The Gospels in the Early Church
The Gospels in the Early Church
The revelation of the Word of God proves a mighty task, even to those writers of early Christianity who purportedly had first-hand knowledge of Jesus and his teachings. As scholars of the works known as the “gospels,” it is important to understand that this label actually applies to many more works than the popular Matthew, Mark, Luke and John of the Bible. For all intents and purposes, however, the following argument applies only to these gospels. Historians evaluate many different sources when attempting to understand any aspect of history. The gospels can be judged in much the same manner.
Relying on one source provides too narrow a scope for adequate review of any doctrine, especially one as significant as the basis of one of the most, if not the most, prominent religious canons in the world. In order to truly comprehend the value in each of the four gospels to the formation of the early church, as well as the gospels’ testimony to the teachings of Jesus, their origins, authors and motivations have to be examined carefully. The gospels of Matthew, Mark and Luke are known as the synoptic gospels, meaning their stories and direction parallel each other.
One may question then, why do we need three gospels to tell the same story? The answer is validation. More than one writer writing from more than one location at more than one time lends much more credibility to the story than a single author telling a single story. For example, all three synoptic gospels tell the story of John the Baptist, therefore lending it credibility and a stable foundation of history for the early church. Matthew 3. 1 states, “In those days came John the Baptist preaching in the wilderness of Judea” (Mat. 3:1, KJV).
While Mark 1:4 follows, “John did baptize in the wilderness, and preach the baptism of repentance for the remission of sins” (Mark 1:4). The wording is almost the same and the two works were supposedly written nearly three thousand miles apart, Matthew in Rome and Mark in northern Syria. Employing several different sources to substantiate one claim, i. e. Jesus is the Messiah, however, does have drawbacks. Different authors have different motivations, as well as basic human bias born of their particular upbringing, location and even station in the community.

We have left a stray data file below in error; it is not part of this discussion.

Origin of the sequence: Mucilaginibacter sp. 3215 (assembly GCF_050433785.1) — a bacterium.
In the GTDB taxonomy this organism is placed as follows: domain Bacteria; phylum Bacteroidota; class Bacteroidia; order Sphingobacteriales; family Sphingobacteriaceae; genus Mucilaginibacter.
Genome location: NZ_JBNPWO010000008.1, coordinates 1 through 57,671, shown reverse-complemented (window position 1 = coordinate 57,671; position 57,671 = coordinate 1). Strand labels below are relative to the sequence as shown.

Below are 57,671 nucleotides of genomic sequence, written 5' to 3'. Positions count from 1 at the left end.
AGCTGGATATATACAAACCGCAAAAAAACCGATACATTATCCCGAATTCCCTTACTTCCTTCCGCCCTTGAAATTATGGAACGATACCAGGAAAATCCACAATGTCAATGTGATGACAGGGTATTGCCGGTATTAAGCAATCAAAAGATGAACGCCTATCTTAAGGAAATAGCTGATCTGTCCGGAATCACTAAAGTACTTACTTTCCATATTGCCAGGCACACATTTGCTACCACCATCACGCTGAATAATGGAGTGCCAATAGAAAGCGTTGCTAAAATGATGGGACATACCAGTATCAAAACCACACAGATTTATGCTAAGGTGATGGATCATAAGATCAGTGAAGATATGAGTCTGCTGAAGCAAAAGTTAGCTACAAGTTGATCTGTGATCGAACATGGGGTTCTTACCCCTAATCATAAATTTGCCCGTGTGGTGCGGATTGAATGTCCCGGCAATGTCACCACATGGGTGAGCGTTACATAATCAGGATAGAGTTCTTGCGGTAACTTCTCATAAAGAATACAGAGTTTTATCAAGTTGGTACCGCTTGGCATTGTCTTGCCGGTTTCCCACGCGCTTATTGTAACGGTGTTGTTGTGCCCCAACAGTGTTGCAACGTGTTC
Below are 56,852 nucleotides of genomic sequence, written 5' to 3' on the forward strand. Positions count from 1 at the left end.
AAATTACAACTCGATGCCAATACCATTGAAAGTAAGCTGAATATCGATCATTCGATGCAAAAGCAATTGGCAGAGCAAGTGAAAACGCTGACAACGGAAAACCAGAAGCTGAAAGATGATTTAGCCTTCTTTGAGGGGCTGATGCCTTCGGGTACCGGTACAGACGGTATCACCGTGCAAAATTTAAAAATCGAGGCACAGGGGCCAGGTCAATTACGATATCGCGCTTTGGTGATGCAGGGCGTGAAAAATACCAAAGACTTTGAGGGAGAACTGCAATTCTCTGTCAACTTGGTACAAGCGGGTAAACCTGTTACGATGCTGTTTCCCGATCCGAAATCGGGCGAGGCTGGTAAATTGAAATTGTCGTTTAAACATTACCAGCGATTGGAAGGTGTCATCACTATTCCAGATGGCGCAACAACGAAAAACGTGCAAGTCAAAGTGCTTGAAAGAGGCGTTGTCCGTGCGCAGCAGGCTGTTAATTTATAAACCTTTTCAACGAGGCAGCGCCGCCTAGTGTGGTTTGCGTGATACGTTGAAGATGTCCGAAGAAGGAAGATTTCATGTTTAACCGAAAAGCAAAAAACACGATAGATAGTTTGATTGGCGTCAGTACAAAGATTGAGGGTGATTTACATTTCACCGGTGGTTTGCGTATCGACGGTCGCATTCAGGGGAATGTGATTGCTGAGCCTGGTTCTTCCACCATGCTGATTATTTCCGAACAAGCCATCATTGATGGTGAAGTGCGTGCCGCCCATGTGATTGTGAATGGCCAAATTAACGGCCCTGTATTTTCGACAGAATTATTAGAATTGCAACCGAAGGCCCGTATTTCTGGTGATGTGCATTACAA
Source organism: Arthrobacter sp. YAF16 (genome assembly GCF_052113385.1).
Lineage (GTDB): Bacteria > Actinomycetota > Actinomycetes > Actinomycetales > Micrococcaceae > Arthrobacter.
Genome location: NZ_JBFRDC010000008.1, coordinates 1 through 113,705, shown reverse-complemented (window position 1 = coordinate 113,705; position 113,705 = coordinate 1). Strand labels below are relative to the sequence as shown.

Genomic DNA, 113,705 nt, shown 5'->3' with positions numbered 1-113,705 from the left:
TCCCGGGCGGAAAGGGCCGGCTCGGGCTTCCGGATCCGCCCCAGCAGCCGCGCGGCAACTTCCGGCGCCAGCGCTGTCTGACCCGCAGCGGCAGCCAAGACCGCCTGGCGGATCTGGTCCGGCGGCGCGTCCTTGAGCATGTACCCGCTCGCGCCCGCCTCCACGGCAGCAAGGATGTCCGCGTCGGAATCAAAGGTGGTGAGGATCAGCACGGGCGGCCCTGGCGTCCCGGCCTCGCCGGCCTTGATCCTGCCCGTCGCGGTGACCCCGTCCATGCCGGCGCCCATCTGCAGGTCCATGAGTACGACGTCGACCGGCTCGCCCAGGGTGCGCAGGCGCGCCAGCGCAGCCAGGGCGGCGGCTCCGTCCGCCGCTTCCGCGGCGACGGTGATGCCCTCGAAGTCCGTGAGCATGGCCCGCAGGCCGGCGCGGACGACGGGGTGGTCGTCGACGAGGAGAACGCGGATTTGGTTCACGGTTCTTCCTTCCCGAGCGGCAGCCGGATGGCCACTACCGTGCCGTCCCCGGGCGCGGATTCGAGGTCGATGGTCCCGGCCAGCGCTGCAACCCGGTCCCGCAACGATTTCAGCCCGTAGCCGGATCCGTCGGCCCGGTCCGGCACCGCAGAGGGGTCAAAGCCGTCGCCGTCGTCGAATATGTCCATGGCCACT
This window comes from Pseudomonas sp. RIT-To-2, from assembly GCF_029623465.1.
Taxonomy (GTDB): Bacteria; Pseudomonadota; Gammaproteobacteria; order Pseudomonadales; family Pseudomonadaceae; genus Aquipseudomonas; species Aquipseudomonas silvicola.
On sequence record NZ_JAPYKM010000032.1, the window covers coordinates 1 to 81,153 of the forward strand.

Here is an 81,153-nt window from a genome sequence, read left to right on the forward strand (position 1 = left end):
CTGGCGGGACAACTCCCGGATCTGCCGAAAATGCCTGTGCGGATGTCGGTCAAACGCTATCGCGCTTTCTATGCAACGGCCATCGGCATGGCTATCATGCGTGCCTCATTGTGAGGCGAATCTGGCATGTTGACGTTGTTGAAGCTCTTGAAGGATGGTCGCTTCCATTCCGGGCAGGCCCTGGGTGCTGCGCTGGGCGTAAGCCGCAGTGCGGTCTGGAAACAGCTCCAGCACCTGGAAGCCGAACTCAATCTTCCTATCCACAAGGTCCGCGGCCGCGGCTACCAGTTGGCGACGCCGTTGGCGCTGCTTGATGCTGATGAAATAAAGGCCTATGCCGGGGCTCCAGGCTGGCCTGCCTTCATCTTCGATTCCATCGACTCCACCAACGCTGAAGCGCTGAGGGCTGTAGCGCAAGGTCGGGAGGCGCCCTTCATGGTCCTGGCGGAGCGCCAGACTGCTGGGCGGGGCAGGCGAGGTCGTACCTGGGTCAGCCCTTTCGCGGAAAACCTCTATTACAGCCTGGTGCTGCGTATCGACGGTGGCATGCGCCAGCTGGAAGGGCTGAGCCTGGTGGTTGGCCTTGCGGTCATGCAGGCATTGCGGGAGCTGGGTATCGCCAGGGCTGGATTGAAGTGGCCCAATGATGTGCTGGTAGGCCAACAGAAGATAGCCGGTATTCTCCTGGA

Matthew, for instance, was a devout Jew, who wrote of Jesus from Bethlehem, the city of David. Matthew gave Jesus a complete Hebrew lineage; whereas Mark and Luke both refer to him as “Jesus of Nazareth” (Mark 1:24, Luke 4:34). Jesus’ birthplace has been a point of contention between theologians for centuries. Creating a timeline for Jesus’ life, especially since there is such little evidence of Jesus’ life between the ages of 12 and 30, is much more difficult with opposing evidence.
The gospel of John has always been the odd man out, possessing a more theological tone, rather than the expository nature of the synoptic gospels. Most scholars agree that the dating of this gospel cannot be placed before 100 A. D. , which means the foundations for the early Christian church we think of today were already being laid (Goodenough, 1945, p. 145). It is thought that early theologian, Marcion (circa 150 A. D. ) believed that the only scriptures that accurately represented Jesus were the gospel of Luke and Paul’s letters (to the Romans, e. g. ) (para. 1).
If John had been written during Marcion’s time, then this school of thought may have greatly influenced its tenants. The fact that all of the gospels were written after the time of Christ places their merit into question. The ambitions of a burgeoning church must always be considered when defending the authority of the words of Jesus. After all, there was no Bible until Constantine attempted to unify a fractured Roman Empire under one religion, commissioning the Bible into existence. The gospels can be supported or refuted based on their very script.
However, the true essence of religion is faith and the scriptures exist as the possibilities of truth behind that faith. Their significance as empirical evidence will always be called into question, and continually used as proof of Jesus’ teachings. It is this dichotomy that makes religion controversial and history questionable; but at the same time, worthy of defending with God’s true gift, life.
Goodenough, Erwin R. (1945). John a Primitive Gospel. Journal of Biblical Literature, 64, 145-182. Marcion. Marcion. 23 October 2008. http://www. marcion. info
University/College: University of Chicago
Type of paper: Thesis/Dissertation Chapter
Date: 19 December 2016
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